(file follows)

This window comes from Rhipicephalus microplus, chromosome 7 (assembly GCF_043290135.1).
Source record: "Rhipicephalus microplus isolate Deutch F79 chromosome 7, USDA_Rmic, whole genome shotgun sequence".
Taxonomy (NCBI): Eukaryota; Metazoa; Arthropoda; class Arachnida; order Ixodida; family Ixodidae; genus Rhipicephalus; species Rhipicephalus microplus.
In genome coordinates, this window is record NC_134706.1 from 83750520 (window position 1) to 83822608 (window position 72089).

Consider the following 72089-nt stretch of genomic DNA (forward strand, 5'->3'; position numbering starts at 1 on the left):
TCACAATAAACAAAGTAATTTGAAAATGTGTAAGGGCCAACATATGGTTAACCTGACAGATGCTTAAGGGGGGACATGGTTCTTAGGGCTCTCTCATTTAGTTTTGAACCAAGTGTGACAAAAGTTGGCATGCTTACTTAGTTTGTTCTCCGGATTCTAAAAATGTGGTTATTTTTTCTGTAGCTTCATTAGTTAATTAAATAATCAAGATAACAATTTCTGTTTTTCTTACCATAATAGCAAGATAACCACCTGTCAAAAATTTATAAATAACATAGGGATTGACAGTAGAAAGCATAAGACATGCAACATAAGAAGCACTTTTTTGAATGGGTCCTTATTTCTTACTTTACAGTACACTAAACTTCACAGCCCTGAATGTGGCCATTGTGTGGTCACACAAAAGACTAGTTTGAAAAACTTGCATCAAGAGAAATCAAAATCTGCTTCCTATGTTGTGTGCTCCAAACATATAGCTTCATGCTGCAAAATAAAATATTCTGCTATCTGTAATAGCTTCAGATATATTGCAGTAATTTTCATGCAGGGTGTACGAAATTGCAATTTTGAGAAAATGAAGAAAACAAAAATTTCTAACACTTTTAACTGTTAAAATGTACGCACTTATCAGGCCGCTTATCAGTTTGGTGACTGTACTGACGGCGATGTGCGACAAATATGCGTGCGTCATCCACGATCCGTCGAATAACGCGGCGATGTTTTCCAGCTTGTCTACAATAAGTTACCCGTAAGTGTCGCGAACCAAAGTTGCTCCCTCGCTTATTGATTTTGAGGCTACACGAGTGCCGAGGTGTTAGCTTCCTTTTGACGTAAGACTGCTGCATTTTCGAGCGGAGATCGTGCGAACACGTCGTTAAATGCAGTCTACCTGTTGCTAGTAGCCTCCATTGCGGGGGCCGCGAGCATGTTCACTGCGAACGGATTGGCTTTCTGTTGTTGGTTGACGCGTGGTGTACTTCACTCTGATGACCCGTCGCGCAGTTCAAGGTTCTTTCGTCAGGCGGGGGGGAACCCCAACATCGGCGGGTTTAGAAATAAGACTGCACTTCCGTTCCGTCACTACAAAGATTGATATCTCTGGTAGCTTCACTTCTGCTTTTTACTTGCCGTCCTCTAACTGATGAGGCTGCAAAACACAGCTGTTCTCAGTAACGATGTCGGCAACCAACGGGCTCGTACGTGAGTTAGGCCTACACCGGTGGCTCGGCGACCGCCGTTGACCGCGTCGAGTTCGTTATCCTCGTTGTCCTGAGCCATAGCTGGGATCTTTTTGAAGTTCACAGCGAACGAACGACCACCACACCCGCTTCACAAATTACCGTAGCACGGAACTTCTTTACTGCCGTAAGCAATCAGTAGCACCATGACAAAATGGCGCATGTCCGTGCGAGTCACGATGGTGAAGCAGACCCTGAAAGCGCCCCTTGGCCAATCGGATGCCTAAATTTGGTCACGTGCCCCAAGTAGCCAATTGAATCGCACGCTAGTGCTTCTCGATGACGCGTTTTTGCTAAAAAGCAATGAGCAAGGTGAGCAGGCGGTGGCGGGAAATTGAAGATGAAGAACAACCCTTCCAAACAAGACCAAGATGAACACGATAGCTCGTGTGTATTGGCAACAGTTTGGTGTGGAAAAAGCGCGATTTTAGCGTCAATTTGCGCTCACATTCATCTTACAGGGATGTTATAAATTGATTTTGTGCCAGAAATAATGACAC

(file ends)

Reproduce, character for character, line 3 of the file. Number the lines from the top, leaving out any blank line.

Taxonomy (NCBI): Eukaryota; Metazoa; Arthropoda; class Arachnida; order Ixodida; family Ixodidae; genus Rhipicephalus; species Rhipicephalus microplus.